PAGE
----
Taken from The Age, 8 Feb 2004.
NATHALIA – A HISTORY
Nathalia is a town with an old-fashioned country feel in a flat agricultural and dairying area, 220 km north of Melbourne via Shepparton. Consisting of some 1500 people it is spread over both banks of Broken Creek on the Murray Valley Highway, between Echuca and Cobram.
It is testimony to the vagaries of Australian place names that some proponents claim ‘Nathalia’ is an Aboriginal word meaning ‘place with no stones’ while others say it is named after Peter the Great’s mother.
The area is thought to have been occupied by the Yota-Yota people prior to white settlement. The first European in the district was explorer Charles Sturt who followed the Murray to its junction with the Goulburn River in 1838. Squatters soon followed and the town was to develop on the ‘Kotupna’ station, established by W.J. Locke in 1843. This was divided in two in 1861 then broken up for closer settlement after the 1869 Land Act, despite the strenuous resistance of the squatters.
One of the selectors, Richard Blake, took up land on the future townsite in 1875. He built a sawmill in 1876 and a flour mill in 1877. A village was in existence by 1876, when the first hotel was licensed, and a regular coach service was established the following year. The first post office, state school and Wesleyan Church opened in 1878. When the first survey was conducted in 1879, there were about 150 persons living on both sides of Broken Creek. The streets were named after early landholders.
The town’s main thoroughfare (Blake St) was modelled on Sturt St in Ballarat. It features a fine central plantation on the southern side of Broken Creek. There are some attractive 19th-century verandah-fronted shops and red-brick buildings and a large reserve on the southern bank of the creek, off Park St, which is ideal for picnics.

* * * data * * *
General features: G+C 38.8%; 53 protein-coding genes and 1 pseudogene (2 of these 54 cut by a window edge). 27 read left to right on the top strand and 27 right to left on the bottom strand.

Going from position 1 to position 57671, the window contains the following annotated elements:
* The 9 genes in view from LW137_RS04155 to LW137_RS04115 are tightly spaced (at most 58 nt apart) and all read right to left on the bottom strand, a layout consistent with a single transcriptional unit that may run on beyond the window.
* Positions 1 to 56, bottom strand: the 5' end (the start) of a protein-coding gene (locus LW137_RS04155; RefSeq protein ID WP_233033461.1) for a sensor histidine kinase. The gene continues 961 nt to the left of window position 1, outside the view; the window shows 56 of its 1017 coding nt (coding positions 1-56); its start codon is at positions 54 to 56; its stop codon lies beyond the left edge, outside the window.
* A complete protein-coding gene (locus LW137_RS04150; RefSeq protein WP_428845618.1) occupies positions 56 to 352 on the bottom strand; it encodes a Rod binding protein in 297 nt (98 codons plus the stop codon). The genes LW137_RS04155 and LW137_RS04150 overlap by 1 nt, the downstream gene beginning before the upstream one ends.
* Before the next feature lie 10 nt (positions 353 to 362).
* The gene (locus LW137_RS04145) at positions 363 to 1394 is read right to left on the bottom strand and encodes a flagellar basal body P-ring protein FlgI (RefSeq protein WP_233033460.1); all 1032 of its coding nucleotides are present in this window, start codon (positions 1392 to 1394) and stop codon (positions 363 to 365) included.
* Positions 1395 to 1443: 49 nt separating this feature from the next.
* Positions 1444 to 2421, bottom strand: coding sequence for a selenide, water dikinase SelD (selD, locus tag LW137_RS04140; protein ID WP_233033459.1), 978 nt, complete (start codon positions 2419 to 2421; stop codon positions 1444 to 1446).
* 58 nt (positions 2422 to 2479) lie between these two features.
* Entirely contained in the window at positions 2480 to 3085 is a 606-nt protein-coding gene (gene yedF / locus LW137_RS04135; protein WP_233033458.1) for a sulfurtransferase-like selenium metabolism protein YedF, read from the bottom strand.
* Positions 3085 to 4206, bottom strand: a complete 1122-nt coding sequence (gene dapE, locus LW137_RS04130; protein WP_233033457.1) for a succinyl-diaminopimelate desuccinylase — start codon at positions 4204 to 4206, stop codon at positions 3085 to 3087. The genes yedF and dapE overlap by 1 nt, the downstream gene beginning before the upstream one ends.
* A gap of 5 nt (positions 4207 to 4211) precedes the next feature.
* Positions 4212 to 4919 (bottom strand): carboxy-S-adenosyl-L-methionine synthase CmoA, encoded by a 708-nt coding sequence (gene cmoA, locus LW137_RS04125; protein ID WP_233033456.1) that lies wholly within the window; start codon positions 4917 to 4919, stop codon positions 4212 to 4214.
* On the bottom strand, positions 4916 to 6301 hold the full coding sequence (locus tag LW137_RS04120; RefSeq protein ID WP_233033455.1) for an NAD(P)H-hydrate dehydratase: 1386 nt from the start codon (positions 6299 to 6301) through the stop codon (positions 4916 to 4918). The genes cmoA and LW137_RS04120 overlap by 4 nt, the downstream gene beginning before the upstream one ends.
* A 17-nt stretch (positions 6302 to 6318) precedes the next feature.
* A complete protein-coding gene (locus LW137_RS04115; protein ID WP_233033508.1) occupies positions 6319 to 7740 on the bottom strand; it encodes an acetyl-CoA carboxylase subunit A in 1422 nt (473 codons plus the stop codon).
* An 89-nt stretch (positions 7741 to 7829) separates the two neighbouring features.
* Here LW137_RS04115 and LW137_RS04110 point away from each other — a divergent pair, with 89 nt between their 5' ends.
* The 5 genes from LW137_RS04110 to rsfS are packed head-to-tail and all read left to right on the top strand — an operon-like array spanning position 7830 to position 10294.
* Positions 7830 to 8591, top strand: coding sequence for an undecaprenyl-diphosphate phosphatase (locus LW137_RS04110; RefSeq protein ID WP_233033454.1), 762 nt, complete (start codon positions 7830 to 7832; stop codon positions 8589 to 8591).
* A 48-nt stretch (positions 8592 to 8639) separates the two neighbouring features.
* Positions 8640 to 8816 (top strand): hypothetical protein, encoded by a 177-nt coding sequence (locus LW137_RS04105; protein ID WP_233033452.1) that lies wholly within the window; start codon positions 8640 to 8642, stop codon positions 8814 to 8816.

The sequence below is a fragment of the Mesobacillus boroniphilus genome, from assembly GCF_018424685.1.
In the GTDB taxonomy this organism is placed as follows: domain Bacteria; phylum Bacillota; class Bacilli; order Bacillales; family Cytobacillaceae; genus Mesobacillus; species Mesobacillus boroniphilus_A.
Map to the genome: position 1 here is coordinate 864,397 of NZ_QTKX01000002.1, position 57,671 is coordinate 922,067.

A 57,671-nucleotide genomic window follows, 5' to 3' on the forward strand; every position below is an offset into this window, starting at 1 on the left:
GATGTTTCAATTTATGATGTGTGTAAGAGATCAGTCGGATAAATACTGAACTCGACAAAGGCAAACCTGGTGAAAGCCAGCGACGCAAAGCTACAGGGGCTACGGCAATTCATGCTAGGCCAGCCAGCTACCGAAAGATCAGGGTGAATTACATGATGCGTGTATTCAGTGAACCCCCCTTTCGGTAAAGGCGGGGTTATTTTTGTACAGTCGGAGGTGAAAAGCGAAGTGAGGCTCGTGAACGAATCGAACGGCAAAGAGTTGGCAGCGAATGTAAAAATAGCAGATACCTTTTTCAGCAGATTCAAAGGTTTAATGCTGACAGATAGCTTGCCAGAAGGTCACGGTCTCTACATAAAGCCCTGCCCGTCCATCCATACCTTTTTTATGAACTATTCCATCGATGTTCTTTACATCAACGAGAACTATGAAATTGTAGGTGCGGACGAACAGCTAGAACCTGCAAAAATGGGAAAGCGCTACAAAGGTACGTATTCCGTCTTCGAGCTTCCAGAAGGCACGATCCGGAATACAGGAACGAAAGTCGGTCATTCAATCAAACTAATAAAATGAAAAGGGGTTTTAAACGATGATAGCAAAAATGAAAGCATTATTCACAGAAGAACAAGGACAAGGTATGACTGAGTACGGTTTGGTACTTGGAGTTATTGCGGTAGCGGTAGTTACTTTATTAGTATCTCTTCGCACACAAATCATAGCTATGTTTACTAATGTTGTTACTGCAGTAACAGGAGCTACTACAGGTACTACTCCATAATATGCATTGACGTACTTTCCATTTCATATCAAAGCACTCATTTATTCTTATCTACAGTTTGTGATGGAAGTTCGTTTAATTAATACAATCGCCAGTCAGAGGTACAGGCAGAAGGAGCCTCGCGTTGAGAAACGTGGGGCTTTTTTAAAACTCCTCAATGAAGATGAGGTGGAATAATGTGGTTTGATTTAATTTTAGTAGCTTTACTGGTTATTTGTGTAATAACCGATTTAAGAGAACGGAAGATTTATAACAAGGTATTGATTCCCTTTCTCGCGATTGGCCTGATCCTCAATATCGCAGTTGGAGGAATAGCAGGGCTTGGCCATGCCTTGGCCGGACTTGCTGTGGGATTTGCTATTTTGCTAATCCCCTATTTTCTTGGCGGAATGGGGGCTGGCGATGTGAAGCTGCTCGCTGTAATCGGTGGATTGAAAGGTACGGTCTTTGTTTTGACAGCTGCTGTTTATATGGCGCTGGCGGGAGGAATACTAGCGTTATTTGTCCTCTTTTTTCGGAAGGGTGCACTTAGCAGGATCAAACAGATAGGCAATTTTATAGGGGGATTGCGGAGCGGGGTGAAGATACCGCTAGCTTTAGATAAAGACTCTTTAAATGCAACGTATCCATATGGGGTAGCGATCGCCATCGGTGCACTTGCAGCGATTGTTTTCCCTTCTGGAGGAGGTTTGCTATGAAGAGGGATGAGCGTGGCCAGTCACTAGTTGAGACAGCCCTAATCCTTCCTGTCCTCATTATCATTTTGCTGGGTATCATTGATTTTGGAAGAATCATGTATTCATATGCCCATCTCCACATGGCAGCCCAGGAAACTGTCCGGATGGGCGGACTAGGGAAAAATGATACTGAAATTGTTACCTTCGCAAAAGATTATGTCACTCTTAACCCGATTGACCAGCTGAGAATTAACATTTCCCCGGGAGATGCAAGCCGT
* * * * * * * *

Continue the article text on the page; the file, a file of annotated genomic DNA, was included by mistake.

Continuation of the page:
Nathalia was gazetted as a village in 1880. A Catholic Church and the first bank opened in 1881, a coach factory in 1882, a local newspaper and police station in 1884 and a flour mill in 1885. The railway arrived from Numurkah in 1888, facilitating the expansion of local production. A butter factory was built in 1895 and, in 1900, a local man patented the Empire combine harvester but, unfortunately for the state, the design was sold to a South Australian company. By 1905 the population had reached 1000 and the town had settled into the role it enjoys to this day as a service centre to the district which produces wheat and other crops.
Annual events include the Easter Bush Bash and the Agricultural Show on the first weekend in October. The Bush Bash entails a major tennis tournament, involving some three or four hundred competitors. It takes place on the town’s 16 lawn tennis courts.
Camping and fishing can be enjoyed along the Goulburn and Murray Rivers and Nathalia has a golf club.